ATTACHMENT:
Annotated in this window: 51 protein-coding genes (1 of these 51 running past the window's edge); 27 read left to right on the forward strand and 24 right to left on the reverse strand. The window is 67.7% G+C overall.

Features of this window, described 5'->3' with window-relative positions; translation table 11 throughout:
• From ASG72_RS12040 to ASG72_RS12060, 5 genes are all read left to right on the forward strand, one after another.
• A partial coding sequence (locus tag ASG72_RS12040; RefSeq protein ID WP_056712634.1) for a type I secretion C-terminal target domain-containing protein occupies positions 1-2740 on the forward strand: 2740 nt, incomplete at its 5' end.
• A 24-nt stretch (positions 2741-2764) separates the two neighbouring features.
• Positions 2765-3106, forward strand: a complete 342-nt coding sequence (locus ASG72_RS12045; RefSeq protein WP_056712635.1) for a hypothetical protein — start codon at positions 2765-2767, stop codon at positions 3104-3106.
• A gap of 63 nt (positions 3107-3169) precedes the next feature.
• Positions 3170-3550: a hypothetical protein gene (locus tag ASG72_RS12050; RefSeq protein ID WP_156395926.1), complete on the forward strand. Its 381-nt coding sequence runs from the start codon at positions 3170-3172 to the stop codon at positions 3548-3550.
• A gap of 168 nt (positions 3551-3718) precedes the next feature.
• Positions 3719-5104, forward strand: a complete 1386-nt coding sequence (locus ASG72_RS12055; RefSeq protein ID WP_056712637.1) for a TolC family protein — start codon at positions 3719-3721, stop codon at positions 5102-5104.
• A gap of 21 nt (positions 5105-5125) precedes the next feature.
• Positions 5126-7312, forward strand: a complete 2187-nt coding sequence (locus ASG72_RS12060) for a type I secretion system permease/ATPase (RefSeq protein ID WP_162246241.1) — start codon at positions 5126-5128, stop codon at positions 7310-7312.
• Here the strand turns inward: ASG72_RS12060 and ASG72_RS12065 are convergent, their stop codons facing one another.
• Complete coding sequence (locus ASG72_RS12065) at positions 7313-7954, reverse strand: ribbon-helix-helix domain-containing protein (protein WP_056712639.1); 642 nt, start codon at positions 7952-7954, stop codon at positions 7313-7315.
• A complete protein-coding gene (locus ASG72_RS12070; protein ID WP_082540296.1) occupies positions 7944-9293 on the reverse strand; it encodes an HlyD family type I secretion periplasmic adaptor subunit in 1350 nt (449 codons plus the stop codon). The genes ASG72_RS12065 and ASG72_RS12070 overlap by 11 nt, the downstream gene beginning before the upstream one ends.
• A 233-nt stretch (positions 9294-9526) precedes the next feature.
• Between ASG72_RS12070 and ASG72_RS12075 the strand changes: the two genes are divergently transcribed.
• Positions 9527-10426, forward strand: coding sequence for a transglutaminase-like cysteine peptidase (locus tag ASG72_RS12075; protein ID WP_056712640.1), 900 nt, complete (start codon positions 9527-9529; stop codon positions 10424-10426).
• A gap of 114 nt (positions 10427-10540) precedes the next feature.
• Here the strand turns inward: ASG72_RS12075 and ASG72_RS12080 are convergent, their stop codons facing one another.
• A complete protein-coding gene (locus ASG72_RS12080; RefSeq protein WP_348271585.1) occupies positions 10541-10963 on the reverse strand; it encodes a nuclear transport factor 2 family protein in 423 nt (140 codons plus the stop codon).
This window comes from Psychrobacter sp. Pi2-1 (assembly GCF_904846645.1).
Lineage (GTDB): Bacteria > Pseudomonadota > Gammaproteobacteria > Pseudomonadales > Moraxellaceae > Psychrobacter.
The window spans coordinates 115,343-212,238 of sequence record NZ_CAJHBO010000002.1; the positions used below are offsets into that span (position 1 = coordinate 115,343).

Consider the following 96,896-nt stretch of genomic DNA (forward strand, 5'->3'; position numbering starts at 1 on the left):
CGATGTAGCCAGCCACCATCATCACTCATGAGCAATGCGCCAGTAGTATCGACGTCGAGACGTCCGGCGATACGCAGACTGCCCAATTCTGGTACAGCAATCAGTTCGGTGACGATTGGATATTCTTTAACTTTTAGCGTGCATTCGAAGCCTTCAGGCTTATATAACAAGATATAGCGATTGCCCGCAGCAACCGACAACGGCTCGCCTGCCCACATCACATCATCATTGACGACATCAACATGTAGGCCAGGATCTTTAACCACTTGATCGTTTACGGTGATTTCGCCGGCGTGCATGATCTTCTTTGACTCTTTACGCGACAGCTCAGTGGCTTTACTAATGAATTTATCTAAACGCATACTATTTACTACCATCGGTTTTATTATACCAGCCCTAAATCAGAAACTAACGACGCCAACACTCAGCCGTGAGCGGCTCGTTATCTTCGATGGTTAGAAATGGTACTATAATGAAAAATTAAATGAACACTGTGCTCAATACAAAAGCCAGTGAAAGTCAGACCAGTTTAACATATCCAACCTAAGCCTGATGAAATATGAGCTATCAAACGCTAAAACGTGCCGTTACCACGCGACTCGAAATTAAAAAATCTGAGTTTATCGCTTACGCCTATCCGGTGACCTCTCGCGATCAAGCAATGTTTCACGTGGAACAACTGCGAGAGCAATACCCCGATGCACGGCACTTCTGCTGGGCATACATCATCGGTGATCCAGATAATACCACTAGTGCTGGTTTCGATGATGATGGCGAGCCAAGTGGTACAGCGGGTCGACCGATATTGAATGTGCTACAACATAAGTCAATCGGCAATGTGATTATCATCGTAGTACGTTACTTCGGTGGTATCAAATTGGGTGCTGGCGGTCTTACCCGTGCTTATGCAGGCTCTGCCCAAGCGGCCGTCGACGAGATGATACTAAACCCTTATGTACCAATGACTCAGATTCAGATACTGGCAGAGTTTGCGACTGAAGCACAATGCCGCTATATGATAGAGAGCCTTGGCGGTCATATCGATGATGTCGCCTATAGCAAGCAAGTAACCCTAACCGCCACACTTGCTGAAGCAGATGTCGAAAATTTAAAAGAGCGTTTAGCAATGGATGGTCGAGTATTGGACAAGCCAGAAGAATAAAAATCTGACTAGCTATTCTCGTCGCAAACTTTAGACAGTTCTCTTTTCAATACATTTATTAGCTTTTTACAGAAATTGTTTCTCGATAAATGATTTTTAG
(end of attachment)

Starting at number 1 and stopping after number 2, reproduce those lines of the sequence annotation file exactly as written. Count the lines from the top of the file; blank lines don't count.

Annotated in this window: 51 protein-coding genes (1 of these 51 running past the window's edge); 27 read left to right on the forward strand and 24 right to left on the reverse strand. The window is 67.7% G+C overall.

Features of this window, described 5'->3' with window-relative positions; translation table 11 throughout: